# 1.1. Pendahuluan Pemodelan Sistem

## 1.1.1. Sistem Dinamik

Sistem dinamik adalah sistem yang berubah seiring waktu berdasarkan sebuah hukum yang tetap. Pada sebagian besar sistem fisika, hukum tersebut dapat dinyatakan sebagai persamaan diferensial orde-satu:

$$\dot{\mathbf{x}} = \frac{d\mathbf{x}}{dt} = \mathbf{f}\left( \mathbf{x}(t), \mathbf{u}(t), t \right)$$ (1)

Pada persamaan tersebut, $\mathbf{x}(t)$ adalah vektor keadaan, sebuah himpunan variabel yang menyatakan konfigurasi sistem pada waktu $t$. For instance, in a simple mechanical mass-spring-damper system, the two state variables could be the position and velocity of the mass. $\mathbf{u}(t)$ is the vector of external inputs to the system at time $t$, and $\mathbf{f}$ is a (possibly nonlinear) function producing the time derivative (rate of change) of the state vector, $d\mathbf{x}/dt$, for a particular instant of time.

The state at any future time, $\mathbf{x}(t_1)$, may be determined exactly given knowledge of the initial state, $\mathbf{x}(t_0)$, and the time history of the inputs, $\mathbf{u}(t)$, between $t_0$ and $t_1$ by integrating Equation (1). Though the state variables themselves are not unique, there is a minimum number of state variables, $n$, required in order to capture the "state" of a given system and to be able to predict the system's future behavior (solve the state equations). $n$ is referred to as the system order and determines the dimensionality of the state-space. The system order usually corresponds to the number of independent energy storage elements in the system.

The relationship given in Equation (1) is very general and can be used to describe a wide variety of different systems; unfortunately, it may be very difficult to analyze. There are two common simplifications which make the problem more tractable. First, if the function $\mathbf{f}$ does not depend explicitly on time, i.e. $\dot{\mathbf{x}} = \mathbf{f}(\mathbf{x},\mathbf{u})$, then the system is said to be time invariant. This is often a very reasonable assumption because the underlying physical laws themselves do not typically depend on time. For time-invariant systems, the parameters or coefficients of the function $\mathbf{f}$ are constant. The state variables, $\mathbf{x}(t)$, and control inputs, $\mathbf{u}(t)$, however, may still be time dependent.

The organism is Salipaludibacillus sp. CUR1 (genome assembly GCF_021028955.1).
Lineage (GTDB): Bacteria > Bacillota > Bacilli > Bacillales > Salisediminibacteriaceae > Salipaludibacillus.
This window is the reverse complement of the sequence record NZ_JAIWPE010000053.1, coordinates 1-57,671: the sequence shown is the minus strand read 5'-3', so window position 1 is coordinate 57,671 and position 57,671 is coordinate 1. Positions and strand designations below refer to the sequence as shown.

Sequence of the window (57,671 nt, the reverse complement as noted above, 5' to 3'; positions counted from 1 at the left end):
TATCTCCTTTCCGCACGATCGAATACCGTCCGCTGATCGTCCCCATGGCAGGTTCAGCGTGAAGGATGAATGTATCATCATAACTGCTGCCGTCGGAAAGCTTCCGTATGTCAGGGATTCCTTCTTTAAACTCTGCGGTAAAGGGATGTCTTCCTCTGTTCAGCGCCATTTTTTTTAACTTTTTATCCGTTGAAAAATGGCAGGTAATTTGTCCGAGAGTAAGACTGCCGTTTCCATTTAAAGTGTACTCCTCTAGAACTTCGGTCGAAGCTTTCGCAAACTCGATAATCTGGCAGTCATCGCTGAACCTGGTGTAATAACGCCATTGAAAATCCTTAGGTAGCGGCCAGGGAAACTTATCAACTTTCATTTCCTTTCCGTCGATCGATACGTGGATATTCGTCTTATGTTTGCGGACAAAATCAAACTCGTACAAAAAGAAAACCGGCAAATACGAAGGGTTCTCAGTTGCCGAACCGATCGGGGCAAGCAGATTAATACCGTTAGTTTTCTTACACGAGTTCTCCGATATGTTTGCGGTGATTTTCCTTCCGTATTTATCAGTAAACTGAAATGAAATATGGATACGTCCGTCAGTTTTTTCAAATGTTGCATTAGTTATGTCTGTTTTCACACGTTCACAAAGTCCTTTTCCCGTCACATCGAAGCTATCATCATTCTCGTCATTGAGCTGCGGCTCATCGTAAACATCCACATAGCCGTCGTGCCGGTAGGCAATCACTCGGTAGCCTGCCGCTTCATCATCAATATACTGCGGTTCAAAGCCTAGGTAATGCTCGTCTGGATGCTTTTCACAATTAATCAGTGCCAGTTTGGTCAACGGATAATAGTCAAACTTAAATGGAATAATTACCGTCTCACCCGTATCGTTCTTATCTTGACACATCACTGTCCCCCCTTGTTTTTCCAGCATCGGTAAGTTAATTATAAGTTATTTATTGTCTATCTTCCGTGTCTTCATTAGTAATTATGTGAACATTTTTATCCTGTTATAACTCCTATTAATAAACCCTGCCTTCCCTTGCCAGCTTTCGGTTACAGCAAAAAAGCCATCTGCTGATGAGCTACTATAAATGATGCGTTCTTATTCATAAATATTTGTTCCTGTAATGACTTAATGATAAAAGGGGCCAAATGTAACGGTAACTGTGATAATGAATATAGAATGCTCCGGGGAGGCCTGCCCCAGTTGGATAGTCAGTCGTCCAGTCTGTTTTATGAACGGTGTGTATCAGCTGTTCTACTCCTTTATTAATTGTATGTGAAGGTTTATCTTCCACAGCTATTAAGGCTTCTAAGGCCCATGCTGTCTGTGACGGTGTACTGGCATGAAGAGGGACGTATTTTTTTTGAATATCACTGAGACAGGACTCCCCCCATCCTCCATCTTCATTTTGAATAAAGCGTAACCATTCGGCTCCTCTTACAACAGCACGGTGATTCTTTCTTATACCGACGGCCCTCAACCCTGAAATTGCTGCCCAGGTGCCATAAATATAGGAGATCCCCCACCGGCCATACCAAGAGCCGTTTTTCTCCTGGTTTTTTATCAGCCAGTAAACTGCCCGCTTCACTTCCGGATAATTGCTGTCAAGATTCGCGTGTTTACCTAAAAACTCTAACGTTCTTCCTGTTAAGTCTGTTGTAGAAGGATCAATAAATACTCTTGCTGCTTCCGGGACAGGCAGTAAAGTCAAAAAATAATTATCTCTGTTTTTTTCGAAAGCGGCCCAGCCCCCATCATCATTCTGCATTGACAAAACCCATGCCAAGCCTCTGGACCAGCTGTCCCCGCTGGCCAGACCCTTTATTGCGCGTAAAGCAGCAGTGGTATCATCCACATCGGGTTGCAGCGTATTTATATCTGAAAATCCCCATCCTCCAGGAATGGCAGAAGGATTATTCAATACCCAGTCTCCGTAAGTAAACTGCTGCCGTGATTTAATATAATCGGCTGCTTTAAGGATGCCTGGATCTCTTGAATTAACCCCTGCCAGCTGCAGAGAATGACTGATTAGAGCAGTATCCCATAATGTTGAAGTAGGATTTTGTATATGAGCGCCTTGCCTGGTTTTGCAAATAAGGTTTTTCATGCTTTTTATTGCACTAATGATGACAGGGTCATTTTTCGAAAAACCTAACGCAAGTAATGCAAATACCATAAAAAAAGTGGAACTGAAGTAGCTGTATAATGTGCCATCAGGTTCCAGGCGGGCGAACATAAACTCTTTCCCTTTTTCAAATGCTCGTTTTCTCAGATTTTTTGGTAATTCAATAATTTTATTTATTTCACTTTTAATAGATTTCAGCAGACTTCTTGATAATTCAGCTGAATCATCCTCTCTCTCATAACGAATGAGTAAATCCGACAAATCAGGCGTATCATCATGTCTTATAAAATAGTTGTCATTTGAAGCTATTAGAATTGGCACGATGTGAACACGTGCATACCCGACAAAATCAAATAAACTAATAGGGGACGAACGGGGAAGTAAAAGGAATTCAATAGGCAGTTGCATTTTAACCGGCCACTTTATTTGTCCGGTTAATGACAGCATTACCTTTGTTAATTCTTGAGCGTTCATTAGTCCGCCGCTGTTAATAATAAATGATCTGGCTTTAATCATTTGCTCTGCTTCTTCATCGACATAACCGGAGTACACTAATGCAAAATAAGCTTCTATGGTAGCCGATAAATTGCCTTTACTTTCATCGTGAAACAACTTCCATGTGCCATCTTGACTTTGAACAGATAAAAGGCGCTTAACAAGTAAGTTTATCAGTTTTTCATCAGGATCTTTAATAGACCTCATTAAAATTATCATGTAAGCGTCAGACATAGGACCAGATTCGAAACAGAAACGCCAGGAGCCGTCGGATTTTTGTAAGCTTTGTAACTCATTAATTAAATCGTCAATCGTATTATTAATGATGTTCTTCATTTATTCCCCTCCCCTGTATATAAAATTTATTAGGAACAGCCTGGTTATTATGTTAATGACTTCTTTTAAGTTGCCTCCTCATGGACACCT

The second common assumption concerns the linearity of the system. In reality, nearly every physical system is nonlinear. In other words, $\mathbf{f}$ is typically some complicated function of the state and inputs. These nonlinearities arise in many different ways, one of the most common in control systems being "saturation" in which an element of the system reaches a hard physical limit to its operation. Fortunately, over a sufficiently small operating range (think tangent line near a curve), the dynamics of most systems are approximately linear. In this case, the system of first-order differential equations can be represented as a matrix equation, that is, $\dot{\mathbf{x}} = A\mathbf{x} + B\mathbf{u}$.

Until the advent of digital computers (and to a large extent thereafter), it was only practical to analyze linear time-invariant (LTI) systems. Consequently, most of the results of control theory are based on these assumptions. Fortunately, as we shall see, these results have proven to be remarkably effective and many significant engineering challenges have been solved using LTI techniques. In fact, the true power of feedback control systems are that they work (are robust) in the presence of the unavoidable modeling uncertainty.

## 1.1.2. State-Space Representation

For continuous linear time-invariant (LTI) systems, the standard state-space representation is given below:

$$\dot{\mathbf{x}} = A\mathbf{x} + B\mathbf{u}$$ (2)

$$\mathbf{y} = C\mathbf{x} + D\mathbf{u}$$ (3)

where $\mathbf{x}$ is the vector of state variables (nx1), $\dot{\mathbf{x}}$ is the time derivative of the state vector (nx1), $\mathbf{u}$ is the input or control vector (px1), $\mathbf{y}$ is the output vector (qx1), $A$ is the system matrix (nxn), $B$ is the input matrix (nxp), $C$ is the output matrix (qxn), and $D$ is the feedforward matrix (qxp).